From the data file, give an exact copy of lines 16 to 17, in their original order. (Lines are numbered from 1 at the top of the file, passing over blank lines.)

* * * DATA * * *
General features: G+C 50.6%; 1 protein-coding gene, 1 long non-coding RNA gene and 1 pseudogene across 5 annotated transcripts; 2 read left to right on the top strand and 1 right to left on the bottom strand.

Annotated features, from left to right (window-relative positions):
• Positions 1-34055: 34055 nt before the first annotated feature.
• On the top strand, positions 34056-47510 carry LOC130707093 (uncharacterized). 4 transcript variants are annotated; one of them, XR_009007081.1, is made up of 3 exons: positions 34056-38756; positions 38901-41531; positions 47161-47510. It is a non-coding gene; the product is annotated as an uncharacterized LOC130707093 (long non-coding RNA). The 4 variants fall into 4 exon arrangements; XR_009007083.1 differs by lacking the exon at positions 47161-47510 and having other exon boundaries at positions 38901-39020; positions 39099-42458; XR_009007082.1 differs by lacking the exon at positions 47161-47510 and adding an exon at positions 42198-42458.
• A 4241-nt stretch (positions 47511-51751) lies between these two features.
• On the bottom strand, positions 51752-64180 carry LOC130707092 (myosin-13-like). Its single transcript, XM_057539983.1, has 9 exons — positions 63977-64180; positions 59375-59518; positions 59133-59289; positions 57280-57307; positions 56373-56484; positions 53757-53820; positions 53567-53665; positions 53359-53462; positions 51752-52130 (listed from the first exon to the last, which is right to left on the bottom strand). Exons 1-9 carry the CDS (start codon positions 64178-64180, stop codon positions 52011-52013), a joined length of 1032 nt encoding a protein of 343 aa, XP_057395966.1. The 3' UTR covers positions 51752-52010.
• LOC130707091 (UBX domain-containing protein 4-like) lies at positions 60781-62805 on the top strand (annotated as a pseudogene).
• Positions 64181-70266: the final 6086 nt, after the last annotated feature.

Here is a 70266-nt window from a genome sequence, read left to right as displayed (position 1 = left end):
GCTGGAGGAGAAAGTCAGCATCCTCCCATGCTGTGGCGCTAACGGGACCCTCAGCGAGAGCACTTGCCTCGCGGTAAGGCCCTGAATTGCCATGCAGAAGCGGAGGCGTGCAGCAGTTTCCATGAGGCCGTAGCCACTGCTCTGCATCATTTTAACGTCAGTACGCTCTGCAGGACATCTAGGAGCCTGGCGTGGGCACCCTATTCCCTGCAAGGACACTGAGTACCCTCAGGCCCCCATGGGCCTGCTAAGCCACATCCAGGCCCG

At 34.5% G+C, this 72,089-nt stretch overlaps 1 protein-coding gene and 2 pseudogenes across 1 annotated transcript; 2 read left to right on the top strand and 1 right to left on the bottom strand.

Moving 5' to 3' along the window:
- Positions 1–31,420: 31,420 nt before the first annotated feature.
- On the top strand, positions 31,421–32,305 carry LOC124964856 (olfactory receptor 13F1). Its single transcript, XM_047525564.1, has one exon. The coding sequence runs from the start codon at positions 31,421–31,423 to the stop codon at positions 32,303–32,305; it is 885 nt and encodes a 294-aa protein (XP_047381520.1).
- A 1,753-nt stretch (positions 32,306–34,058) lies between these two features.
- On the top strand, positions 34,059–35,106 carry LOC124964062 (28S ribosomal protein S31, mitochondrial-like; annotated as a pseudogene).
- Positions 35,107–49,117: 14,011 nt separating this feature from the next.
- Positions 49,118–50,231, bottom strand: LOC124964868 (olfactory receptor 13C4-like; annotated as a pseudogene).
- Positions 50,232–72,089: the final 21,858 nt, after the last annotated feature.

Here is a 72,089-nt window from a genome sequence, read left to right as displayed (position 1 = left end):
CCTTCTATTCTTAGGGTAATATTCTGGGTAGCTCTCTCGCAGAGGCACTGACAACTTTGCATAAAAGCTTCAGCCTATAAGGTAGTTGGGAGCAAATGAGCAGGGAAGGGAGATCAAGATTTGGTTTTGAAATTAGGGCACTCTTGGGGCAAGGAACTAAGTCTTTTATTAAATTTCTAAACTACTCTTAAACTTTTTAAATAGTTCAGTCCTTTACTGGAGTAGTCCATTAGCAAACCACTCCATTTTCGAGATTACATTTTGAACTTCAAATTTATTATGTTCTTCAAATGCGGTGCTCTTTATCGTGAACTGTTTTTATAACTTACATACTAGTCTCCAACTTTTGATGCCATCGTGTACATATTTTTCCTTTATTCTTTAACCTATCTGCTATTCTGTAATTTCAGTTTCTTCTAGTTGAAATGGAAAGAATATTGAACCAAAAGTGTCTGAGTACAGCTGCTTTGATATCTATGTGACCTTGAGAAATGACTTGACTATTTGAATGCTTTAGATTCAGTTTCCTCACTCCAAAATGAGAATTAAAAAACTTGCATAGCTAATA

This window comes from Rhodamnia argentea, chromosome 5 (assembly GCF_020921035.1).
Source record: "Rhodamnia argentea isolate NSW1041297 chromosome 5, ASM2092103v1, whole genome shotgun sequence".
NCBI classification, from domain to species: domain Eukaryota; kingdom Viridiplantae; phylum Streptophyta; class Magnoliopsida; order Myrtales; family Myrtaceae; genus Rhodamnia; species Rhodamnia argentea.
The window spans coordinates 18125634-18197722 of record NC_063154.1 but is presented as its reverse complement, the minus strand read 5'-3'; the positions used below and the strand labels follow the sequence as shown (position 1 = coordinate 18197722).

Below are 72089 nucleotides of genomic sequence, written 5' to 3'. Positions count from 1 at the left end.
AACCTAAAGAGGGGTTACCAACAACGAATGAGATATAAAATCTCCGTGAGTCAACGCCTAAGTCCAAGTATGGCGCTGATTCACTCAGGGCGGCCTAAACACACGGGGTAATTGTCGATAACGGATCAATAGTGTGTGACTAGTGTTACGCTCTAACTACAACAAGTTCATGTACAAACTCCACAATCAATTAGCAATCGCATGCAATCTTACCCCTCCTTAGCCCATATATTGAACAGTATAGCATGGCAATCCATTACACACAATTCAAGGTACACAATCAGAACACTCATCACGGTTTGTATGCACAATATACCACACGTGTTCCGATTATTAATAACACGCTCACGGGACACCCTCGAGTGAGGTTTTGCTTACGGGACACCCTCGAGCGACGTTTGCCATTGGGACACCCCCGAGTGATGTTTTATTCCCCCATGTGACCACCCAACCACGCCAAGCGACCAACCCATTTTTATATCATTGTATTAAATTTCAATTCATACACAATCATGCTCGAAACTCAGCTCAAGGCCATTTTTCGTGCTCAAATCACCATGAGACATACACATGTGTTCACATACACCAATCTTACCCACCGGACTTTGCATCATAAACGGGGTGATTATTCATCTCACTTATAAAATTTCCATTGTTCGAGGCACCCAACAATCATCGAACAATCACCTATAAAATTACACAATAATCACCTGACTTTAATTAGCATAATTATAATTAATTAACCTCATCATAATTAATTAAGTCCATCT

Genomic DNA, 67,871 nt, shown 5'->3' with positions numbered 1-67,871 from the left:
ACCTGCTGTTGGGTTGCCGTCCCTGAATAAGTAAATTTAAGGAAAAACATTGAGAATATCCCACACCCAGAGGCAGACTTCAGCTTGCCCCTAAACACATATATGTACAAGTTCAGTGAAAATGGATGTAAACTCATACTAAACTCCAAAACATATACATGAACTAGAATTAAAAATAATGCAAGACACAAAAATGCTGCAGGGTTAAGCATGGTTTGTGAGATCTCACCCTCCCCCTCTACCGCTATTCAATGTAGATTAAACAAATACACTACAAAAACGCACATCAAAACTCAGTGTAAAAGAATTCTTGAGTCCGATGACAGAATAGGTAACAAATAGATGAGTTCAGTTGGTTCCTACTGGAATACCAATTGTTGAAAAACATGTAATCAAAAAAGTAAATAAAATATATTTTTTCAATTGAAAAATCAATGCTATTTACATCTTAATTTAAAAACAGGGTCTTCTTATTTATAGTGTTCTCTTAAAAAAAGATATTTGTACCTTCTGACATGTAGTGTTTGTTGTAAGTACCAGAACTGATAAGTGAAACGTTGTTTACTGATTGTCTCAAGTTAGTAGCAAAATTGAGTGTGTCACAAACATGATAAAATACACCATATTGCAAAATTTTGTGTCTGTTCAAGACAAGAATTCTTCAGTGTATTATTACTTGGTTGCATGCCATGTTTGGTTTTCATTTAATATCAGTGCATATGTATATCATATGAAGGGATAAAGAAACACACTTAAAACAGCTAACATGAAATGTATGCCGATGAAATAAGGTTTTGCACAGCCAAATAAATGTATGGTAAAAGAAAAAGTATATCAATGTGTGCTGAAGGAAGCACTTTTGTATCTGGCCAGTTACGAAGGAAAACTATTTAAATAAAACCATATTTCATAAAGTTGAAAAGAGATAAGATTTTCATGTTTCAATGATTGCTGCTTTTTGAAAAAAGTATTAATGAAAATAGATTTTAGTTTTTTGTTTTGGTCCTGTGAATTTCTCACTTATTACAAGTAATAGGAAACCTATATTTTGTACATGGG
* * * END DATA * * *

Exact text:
- On the top strand, positions 34,059–35,106 carry LOC124964062 (28S ribosomal protein S31, mitochondrial-like; annotated as a pseudogene).
- Positions 35,107–49,117: 14,011 nt separating this feature from the next.